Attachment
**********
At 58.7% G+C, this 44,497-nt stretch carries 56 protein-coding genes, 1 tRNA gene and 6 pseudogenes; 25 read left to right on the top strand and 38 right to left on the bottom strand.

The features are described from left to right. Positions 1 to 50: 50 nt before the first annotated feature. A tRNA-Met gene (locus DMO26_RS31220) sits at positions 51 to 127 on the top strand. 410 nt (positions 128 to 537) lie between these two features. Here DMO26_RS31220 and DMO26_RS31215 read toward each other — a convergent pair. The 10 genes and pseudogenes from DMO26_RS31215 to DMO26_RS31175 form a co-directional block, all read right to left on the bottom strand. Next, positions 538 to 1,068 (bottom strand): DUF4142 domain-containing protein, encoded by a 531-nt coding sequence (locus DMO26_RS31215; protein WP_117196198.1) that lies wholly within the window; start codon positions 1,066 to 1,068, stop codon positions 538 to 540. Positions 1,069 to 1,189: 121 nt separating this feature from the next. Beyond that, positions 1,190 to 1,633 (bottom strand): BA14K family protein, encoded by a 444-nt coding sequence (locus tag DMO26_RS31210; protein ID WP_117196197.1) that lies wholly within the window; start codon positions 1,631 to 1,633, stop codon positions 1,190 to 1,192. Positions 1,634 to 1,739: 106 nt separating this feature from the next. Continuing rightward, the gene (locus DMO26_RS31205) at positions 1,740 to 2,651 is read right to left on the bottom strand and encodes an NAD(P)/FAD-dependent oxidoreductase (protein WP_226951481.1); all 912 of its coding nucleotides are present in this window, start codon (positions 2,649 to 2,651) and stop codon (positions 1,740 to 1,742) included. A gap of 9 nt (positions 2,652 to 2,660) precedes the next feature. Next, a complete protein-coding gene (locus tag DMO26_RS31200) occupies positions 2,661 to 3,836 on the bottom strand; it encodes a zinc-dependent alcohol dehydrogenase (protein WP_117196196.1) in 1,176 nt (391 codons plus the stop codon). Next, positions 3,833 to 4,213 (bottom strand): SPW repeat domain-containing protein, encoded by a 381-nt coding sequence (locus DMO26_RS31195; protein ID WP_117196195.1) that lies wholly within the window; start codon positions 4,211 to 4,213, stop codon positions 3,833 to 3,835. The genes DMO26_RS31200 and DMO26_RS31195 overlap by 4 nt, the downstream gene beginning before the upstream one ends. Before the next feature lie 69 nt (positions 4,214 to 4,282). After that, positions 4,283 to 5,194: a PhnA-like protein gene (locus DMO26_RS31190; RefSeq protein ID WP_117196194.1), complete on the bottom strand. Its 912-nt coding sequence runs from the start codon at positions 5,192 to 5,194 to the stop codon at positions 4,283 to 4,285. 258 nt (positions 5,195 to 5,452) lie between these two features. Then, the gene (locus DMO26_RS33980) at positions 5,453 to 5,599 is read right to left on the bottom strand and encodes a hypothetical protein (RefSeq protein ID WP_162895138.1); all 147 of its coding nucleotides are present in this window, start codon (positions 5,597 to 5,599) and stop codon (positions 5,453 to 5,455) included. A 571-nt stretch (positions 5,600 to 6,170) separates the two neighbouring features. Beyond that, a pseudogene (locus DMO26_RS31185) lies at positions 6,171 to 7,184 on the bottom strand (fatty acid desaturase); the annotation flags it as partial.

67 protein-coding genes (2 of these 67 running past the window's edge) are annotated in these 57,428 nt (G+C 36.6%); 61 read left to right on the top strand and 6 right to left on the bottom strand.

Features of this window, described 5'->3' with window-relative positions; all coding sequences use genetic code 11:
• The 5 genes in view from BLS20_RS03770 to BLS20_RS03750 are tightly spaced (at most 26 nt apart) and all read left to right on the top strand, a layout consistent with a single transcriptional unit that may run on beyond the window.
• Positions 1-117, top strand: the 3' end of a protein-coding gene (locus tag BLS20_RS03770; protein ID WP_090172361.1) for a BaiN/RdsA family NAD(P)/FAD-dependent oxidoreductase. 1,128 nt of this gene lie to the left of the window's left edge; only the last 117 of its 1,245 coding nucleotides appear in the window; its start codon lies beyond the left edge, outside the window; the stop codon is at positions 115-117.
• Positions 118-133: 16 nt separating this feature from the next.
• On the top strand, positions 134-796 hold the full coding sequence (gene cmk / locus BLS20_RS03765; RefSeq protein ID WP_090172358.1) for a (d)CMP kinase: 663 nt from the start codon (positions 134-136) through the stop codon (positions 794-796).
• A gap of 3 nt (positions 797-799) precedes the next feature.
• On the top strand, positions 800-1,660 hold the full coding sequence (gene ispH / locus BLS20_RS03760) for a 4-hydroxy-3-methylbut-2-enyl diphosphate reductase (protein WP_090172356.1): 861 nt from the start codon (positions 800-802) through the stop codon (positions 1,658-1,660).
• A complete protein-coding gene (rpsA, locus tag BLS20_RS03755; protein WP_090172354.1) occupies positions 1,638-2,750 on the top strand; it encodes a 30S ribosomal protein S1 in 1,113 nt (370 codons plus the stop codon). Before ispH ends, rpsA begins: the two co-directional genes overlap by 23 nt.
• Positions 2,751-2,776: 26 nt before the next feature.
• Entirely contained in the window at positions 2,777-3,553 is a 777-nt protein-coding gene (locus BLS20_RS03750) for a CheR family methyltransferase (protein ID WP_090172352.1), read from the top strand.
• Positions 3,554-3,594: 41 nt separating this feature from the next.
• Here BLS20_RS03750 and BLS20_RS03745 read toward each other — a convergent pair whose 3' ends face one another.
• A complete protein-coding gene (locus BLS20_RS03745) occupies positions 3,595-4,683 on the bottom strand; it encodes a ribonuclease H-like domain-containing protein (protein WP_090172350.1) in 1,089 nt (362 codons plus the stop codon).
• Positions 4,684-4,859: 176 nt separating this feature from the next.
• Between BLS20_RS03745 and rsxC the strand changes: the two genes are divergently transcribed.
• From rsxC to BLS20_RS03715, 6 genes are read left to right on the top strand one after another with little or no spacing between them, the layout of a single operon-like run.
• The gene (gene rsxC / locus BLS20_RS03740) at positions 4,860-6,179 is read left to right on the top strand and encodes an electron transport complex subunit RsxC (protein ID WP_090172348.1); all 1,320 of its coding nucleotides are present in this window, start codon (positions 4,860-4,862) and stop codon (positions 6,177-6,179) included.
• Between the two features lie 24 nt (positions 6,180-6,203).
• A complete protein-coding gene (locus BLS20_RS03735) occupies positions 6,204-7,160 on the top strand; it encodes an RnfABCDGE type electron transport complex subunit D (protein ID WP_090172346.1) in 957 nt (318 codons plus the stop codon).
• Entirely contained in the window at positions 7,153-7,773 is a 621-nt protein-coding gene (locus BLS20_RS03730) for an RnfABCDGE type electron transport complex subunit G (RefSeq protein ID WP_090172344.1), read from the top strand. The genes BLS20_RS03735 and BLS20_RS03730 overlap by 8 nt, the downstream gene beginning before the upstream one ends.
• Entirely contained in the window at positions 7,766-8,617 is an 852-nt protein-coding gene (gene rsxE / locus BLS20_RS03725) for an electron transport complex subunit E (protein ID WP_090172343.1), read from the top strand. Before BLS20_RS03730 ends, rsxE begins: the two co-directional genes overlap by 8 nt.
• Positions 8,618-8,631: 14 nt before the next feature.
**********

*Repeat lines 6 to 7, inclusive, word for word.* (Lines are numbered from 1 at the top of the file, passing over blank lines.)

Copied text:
• Positions 1-117, top strand: the 3' end of a protein-coding gene (locus tag BLS20_RS03770; protein ID WP_090172361.1) for a BaiN/RdsA family NAD(P)/FAD-dependent oxidoreductase. 1,128 nt of this gene lie to the left of the window's left edge; only the last 117 of its 1,245 coding nucleotides appear in the window; its start codon lies beyond the left edge, outside the window; the stop codon is at positions 115-117.
• Positions 118-133: 16 nt separating this feature from the next.